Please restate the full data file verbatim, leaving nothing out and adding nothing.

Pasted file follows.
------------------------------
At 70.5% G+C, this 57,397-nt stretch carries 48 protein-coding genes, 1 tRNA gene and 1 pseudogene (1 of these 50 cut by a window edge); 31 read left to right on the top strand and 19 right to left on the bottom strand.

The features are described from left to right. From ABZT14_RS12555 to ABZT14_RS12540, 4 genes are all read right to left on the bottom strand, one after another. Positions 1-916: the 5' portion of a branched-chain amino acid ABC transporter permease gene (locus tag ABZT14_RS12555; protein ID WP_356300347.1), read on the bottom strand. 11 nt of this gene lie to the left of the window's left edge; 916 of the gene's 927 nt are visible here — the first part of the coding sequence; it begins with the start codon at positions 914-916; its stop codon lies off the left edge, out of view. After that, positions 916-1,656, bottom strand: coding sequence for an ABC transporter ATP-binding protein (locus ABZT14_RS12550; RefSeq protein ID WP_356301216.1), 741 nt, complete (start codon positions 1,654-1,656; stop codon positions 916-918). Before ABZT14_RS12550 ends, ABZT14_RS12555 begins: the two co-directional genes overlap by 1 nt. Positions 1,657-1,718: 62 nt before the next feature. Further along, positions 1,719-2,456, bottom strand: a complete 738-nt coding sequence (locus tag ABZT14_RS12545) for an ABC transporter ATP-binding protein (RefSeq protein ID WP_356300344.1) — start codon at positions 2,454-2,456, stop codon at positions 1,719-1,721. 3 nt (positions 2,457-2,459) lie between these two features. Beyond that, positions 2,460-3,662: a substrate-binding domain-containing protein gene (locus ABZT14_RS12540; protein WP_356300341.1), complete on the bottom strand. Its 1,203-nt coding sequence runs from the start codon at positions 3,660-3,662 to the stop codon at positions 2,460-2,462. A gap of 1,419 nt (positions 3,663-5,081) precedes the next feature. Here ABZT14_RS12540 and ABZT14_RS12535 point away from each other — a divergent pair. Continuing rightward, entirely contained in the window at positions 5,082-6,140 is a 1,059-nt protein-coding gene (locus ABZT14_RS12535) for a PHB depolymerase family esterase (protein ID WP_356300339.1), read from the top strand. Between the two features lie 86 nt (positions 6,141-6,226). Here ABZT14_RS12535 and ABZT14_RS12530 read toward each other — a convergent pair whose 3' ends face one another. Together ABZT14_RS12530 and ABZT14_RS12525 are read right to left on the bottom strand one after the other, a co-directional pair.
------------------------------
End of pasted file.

At 70.5% G+C, this 57,397-nt stretch carries 48 protein-coding genes, 1 tRNA gene and 1 pseudogene (1 of these 50 cut by a window edge); 31 read left to right on the top strand and 19 right to left on the bottom strand.

The features are described from left to right. From ABZT14_RS12555 to ABZT14_RS12540, 4 genes are all read right to left on the bottom strand, one after another. Positions 1-916: the 5' portion of a branched-chain amino acid ABC transporter permease gene (locus tag ABZT14_RS12555; protein ID WP_356300347.1), read on the bottom strand. 11 nt of this gene lie to the left of the window's left edge; 916 of the gene's 927 nt are visible here — the first part of the coding sequence; it begins with the start codon at positions 914-916; its stop codon lies off the left edge, out of view. After that, positions 916-1,656, bottom strand: coding sequence for an ABC transporter ATP-binding protein (locus ABZT14_RS12550; RefSeq protein ID WP_356301216.1), 741 nt, complete (start codon positions 1,654-1,656; stop codon positions 916-918). Before ABZT14_RS12550 ends, ABZT14_RS12555 begins: the two co-directional genes overlap by 1 nt. Positions 1,657-1,718: 62 nt before the next feature. Further along, positions 1,719-2,456, bottom strand: a complete 738-nt coding sequence (locus tag ABZT14_RS12545) for an ABC transporter ATP-binding protein (RefSeq protein ID WP_356300344.1) — start codon at positions 2,454-2,456, stop codon at positions 1,719-1,721. 3 nt (positions 2,457-2,459) lie between these two features. Beyond that, positions 2,460-3,662: a substrate-binding domain-containing protein gene (locus ABZT14_RS12540; protein WP_356300341.1), complete on the bottom strand. Its 1,203-nt coding sequence runs from the start codon at positions 3,660-3,662 to the stop codon at positions 2,460-2,462. A gap of 1,419 nt (positions 3,663-5,081) precedes the next feature. Here ABZT14_RS12540 and ABZT14_RS12535 point away from each other — a divergent pair. Continuing rightward, entirely contained in the window at positions 5,082-6,140 is a 1,059-nt protein-coding gene (locus ABZT14_RS12535) for a PHB depolymerase family esterase (protein ID WP_356300339.1), read from the top strand. Between the two features lie 86 nt (positions 6,141-6,226). Here ABZT14_RS12535 and ABZT14_RS12530 read toward each other — a convergent pair whose 3' ends face one another. Together ABZT14_RS12530 and ABZT14_RS12525 are read right to left on the bottom strand one after the other, a co-directional pair.